Thought process

The purpose of this page is to document the decisions behind ImagineUI so that it’s easier to transfer deep knowledge of the system later on.

Starting points

First of all, if we develop a tool for UX design, well, we have to provide parameters for the UI elements anyhow.

  • Scene (.scene) – Describes elements and areas. Documentation
    • Human-readable, as in “you can use .scene as a description for a task given to a UI designer”;

    • Format should feel familiar for business/system analysts, as they are the most possible candidates for user-base;

    • DocOps; VCS, CI, Single-source, integration into existing toolsets should be as seamless as possible;

    • We should have as few features in the core language as possible, but polished to a point when writing text feel easier than using pen and paper. Less is more.

    • The tool should cover the UX of most modern apps/sites (ranging from messaging and e-commerce to complex geo-based systems) to be applicable in real-world scenarios.

We need a simple tool that does complex stuff. I think, we can solve that by separating concerns via splitting the UX definitions and the UI details. Basically, HTML & CSS all over again, but going in the opposite direction (low-fidelity, no interactivity, etc.) in favor of ease of use.

  • Guides (.guide) – Target-specific instructions for building layouts (i.e. to accommodate screen resolution, UI guidelines, etc.)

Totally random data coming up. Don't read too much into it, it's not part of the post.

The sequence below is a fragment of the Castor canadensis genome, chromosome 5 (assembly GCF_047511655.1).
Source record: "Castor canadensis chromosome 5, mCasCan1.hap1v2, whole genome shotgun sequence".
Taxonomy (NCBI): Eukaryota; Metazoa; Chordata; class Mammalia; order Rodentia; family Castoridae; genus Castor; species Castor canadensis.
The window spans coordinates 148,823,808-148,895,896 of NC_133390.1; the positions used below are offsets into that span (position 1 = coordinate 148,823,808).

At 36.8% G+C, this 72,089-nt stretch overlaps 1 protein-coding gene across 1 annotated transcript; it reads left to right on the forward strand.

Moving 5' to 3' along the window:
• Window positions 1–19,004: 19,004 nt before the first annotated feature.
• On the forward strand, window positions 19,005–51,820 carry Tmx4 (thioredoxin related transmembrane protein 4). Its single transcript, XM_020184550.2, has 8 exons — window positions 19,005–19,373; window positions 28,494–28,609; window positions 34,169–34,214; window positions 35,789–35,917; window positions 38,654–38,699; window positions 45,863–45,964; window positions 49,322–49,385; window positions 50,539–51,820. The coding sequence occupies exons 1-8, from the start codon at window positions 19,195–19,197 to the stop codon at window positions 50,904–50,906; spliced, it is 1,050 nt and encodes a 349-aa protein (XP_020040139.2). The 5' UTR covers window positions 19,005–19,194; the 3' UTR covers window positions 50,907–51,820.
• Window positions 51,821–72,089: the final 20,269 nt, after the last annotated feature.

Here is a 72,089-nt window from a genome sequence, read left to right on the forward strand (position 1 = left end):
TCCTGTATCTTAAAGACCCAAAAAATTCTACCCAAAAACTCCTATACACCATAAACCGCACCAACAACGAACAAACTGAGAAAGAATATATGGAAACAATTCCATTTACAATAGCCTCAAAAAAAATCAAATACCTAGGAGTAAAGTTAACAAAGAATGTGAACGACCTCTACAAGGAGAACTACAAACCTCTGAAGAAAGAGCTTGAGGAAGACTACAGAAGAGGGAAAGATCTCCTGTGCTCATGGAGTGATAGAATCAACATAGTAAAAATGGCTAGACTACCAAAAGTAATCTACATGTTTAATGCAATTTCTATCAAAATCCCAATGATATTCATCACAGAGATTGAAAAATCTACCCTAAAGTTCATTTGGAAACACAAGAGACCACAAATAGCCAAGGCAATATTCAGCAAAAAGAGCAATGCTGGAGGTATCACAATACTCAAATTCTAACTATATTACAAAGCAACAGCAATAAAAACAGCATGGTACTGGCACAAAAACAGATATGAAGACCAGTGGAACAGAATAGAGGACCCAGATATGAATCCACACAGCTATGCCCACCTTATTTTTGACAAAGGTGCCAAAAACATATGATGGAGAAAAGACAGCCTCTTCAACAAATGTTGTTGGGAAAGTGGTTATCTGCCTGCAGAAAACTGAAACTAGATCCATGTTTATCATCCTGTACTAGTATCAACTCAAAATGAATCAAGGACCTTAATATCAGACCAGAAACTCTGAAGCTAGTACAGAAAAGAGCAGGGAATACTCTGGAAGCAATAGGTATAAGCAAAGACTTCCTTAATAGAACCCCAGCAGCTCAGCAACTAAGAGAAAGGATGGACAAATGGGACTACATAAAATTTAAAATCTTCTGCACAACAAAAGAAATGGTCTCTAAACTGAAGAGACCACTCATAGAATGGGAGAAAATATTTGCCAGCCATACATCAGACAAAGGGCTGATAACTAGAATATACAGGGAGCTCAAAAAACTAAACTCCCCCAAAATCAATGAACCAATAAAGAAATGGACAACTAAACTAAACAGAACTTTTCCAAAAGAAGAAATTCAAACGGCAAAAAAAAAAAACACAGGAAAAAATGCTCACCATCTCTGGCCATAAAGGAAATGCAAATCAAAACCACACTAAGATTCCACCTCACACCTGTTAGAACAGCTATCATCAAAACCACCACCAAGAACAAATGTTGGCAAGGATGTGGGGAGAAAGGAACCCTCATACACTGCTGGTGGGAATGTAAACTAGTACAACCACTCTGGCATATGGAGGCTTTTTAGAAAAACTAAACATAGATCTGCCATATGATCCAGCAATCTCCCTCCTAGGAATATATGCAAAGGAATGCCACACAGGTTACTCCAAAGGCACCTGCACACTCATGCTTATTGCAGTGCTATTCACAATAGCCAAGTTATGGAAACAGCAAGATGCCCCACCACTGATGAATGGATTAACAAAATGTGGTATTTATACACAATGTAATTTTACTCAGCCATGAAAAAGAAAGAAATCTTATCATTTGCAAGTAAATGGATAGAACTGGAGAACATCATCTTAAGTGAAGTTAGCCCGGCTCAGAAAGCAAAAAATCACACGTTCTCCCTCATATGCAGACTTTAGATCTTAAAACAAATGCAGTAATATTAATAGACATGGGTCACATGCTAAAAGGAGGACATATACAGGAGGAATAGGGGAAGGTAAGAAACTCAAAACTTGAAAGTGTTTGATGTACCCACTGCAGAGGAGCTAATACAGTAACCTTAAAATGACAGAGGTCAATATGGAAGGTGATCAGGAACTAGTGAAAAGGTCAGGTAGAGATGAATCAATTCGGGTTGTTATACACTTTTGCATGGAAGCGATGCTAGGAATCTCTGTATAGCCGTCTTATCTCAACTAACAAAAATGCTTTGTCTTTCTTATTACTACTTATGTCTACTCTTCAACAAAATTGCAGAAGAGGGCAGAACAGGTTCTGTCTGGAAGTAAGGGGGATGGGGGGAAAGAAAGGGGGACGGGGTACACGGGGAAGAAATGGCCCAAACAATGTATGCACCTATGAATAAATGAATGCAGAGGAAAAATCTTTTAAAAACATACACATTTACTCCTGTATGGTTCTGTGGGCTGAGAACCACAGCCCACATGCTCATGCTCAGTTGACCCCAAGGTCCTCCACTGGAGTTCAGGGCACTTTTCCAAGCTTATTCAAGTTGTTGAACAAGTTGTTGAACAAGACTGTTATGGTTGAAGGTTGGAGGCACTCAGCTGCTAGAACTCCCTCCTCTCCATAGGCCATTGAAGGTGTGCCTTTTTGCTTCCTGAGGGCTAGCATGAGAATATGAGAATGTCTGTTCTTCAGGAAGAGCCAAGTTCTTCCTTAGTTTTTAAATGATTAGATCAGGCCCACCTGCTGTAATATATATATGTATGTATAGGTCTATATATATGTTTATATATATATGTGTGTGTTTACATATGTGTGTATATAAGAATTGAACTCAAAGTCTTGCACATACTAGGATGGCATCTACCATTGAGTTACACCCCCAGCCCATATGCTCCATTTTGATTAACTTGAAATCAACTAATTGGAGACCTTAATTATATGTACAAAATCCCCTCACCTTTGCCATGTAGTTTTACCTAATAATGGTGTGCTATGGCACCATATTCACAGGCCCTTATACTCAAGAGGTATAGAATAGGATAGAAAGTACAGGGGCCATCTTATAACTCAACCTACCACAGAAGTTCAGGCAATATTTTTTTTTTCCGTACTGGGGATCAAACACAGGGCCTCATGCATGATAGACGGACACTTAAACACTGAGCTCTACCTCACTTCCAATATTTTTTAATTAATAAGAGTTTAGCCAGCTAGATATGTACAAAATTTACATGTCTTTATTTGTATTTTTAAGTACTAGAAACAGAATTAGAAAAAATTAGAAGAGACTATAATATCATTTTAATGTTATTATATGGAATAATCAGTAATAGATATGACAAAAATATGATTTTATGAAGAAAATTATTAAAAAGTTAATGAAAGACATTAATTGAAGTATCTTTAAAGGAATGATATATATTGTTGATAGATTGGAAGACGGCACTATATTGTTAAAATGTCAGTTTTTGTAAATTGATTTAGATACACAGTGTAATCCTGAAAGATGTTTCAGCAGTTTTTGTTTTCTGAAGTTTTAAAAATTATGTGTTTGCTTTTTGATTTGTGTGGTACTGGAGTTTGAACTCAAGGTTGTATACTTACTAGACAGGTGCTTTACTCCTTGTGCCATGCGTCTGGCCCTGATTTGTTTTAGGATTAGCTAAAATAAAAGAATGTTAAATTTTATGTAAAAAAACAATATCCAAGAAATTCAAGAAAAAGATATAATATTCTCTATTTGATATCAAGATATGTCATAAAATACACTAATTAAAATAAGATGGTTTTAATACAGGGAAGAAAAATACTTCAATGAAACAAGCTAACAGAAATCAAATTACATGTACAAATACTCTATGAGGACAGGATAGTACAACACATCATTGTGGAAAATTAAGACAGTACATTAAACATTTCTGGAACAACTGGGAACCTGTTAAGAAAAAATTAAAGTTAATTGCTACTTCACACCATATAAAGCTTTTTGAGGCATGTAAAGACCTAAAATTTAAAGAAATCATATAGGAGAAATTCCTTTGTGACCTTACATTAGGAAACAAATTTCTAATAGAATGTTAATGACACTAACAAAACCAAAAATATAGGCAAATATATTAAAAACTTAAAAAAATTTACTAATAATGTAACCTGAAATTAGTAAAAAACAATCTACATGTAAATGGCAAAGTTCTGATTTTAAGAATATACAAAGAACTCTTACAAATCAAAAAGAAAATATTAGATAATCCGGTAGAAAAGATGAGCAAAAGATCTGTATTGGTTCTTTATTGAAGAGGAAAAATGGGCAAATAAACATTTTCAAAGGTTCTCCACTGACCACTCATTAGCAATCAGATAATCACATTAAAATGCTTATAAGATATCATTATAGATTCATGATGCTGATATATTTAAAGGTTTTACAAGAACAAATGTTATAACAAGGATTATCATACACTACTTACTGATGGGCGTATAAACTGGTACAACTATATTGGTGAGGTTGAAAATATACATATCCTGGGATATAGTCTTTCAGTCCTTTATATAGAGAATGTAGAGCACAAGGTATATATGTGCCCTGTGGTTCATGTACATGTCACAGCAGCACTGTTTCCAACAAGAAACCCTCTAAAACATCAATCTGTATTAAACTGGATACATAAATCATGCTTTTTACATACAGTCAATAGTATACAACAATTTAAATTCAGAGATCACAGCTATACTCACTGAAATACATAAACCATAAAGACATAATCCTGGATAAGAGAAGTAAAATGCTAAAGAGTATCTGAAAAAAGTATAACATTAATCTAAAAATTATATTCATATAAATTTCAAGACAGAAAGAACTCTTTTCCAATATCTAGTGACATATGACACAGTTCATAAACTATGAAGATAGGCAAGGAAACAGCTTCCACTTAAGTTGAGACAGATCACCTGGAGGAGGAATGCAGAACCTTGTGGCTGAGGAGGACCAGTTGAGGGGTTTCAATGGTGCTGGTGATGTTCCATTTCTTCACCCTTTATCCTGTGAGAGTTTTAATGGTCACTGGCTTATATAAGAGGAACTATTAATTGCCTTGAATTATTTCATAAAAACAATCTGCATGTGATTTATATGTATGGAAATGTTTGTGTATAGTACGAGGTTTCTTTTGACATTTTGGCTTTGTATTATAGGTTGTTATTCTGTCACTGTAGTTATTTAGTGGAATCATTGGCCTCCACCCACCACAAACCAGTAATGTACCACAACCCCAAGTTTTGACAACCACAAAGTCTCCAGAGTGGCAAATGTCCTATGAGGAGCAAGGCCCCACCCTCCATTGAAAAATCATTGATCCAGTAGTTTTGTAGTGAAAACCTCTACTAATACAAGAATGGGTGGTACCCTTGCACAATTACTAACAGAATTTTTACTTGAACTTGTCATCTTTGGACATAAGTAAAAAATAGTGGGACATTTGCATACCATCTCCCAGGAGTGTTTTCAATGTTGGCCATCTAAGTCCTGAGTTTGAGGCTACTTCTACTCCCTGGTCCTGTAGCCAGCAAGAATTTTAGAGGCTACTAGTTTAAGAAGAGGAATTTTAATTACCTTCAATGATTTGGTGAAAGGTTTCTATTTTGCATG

That way we can have the .guide files as complex as we want, but as new target platforms don’t appear often, we can reuse .guide files for next projects, whilst keeping the .scene format lean.

Key Principles

  • Keep it simple
    • Unix way, hence 1 input file corresponds to 1 output. Advanced templating is to be done with higher-order tools (i.e. Foliant)

    • Debatable, as some forms of templating are too common to be excluded from a tool (i.e. including a block from a file)

  • Output should not try to look like too much like a mock-up, so as not to be confused with the final product before any UI/UX designer steps in.


  • [x] Scene Inflation/Layout Measurement tech.demo with Flexbox, hardcoded .guide scene descriptions

  • [x] Document (Gherkin-like) .scene format, implement a parser

  • [ ] [In Progress] Test coverage, CLI UX, usage docs with API and popular cases

  • [ ] Define the .guide API, rules to choose widgets and an enhanced renderer

  • [x] ~~Optimize rendering time (prebuilt TS, running daemon, incremental builds, etc.)~~ The core is rewritten with Preact, rendering in an editor is instant, takes 1-2 seconds to render with CLI

See also: (In Russian) Some random thoughts documented on Trello

Tech notes

Parsing a language yields a tree (AST). UI elements are formed with trees (i.e. DOM).

Not having any layer of indirection/abstraction between those seems to fit well for low-fidelity description of UI elements, which is a huge plus for performance and ease of the tool’s development.

See also: Preact renderer for the .scene AST

Similar work

  • Gherkin/Cucumber – Successful natural-feeling language framework

  • PlantUML Salt – Good DocOps experience, poor UI renders

  • Text adventures – Scene/Props/Actions routine somewhat make sense to describe UI


Feel free to share your thoughts at DSL design relies on the feedback from the users, so your input will be greatly appreciated.